Invesco also asks, "Where are we on European Money Fund reform?" Senior Portfolio Manager Paul Mueller explains, "The European Commission proposed new money market fund regulations in September 2013.... The final rules were published in June 2017 and the compliance date for existing funds is January 2019. The regulation introduced new types of short-term money market funds: a public debt constant net asset value (CNAV) fund, a low volatility NAV (LVNAV) fund and a variable NAV (VNAV) fund. As in the US, European regulations have included fee and gates provisions. However unlike in the US, CNAV and LVNAV will have fees and gates, including CNAV public debt funds. Therefore, we would not expect a large flow out of prime LVNAV funds into public debt funds, as seen in the US. VNAV funds are not subject to fee and gate requirements. Industry expectation is that LVNAV will be the most likely replacement for current prime CNAV funds, although this will likely be influenced by country and type of investor."

Finally, Senior Analyst Jennifer Brown comments on Invesco's credit process, "The Global Liquidity Credit Research Team employs a robust, bottom-up approach to credit analysis that has been in place for many years. This process proved successful in navigating the global financial crisis and has changed very little in the years since.... US money market regulatory reform has had a limited impact on Global Liquidity's longstanding, market-tested credit process. Many of the new credit-quality and diversification requirements implemented by the SEC in October 2016 had already been practiced as part of Invesco's historically conservative approach."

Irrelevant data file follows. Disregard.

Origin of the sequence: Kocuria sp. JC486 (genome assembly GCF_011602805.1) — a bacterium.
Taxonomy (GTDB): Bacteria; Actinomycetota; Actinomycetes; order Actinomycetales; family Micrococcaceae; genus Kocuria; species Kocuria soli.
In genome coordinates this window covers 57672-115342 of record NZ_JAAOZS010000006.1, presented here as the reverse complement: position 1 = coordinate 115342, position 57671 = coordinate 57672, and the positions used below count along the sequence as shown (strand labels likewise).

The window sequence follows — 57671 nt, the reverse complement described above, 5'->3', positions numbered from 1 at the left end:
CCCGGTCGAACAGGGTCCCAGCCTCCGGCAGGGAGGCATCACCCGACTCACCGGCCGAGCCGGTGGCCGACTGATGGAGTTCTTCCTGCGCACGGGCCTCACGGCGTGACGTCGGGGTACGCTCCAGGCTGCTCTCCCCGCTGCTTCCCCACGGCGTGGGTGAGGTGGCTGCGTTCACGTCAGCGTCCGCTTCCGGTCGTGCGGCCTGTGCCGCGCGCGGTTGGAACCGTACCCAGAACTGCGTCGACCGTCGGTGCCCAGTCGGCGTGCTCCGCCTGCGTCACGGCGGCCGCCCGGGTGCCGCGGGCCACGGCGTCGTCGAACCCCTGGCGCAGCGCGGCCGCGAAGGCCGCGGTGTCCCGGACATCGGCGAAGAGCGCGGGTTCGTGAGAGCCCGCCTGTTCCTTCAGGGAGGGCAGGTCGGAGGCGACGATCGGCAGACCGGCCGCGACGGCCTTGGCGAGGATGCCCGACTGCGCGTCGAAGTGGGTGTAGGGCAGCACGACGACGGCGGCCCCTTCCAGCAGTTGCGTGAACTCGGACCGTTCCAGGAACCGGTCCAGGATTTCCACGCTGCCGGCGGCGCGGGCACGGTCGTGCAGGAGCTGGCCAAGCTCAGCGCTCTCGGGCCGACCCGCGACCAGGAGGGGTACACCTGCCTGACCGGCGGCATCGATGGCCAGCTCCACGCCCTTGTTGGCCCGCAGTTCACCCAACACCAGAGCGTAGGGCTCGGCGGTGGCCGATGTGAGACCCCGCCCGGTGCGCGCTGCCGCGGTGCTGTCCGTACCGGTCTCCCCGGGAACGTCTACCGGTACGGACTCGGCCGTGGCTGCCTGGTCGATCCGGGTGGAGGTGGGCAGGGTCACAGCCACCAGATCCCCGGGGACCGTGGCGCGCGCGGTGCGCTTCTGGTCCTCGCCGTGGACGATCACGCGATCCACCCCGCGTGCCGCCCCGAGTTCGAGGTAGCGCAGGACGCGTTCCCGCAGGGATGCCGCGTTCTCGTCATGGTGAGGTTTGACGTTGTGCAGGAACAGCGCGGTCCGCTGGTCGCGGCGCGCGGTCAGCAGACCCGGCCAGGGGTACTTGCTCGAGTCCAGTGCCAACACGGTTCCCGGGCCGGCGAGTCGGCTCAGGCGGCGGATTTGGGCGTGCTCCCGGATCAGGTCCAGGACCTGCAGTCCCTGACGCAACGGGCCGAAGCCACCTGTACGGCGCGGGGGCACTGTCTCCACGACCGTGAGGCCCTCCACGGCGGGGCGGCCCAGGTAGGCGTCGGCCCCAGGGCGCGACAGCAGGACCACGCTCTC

In other news, money market mutual fund assets, which broke above $2.8 trillion 2 weeks ago, declined in the latest week. Assets of Retail MMFs broke above $1.0 trillion for the first time since April 2010 last week, and rose again this week. The Investment Company Institute's latest "Money Market Fund Assets" report shows that year-to-date, MMF assets have increased by $91 billion, or 3.3%. For 2017, money fund assets are still showing their biggest annual increase since 2009. ICI's numbers also show Prime money market fund assets fell for the first week in 10 weeks, but Tax Exempt MMFs rose. Prime MMFs have increased by $67.7 billion, or 17.5%, year-to-date.

ICI writes, "Total money market fund assets decreased by $21.15 billion to $2.82 trillion for the week ended Wednesday, December 20, the Investment Company Institute reported today. Among taxable money market funds, government funds decreased by $16.04 billion and prime funds decreased by $5.67 billion. Tax-exempt money market funds increased by $560 million." Total Government MMF assets, which include Treasury funds too, stand at $2.233 trillion (79.2% of all money funds), while Total Prime MMFs stand at $455.5 billion (16.2%). Tax Exempt MMFs total $131.2 billion, or 4.7%.

They explain, "Assets of retail money market funds increased by $5.32 billion to $1.01 trillion. Among retail funds, government money market fund assets increased by $2.87 billion to $611.81 billion, prime money market fund assets increased by $1.87 billion to $268.95 billion, and tax-exempt fund assets increased by $575 million to $125.26 billion." Retail assets account for over a third of total assets, or 35.7%, and Government Retail assets make up 60.8% of all Retail MMFs.

ICI's release adds, "Assets of institutional money market funds decreased by $26.47 billion to $1.81 trillion. Among institutional funds, government money market fund assets decreased by $18.91 billion to $1.62 trillion, prime money market fund assets decreased by $7.55 billion to $186.59 billion, and tax-exempt fund assets decreased by $15 million to $5.89 billion." Institutional assets account for 64.3% of all MMF assets, with Government Inst assets making up 89.4% of all Institutional MMFs.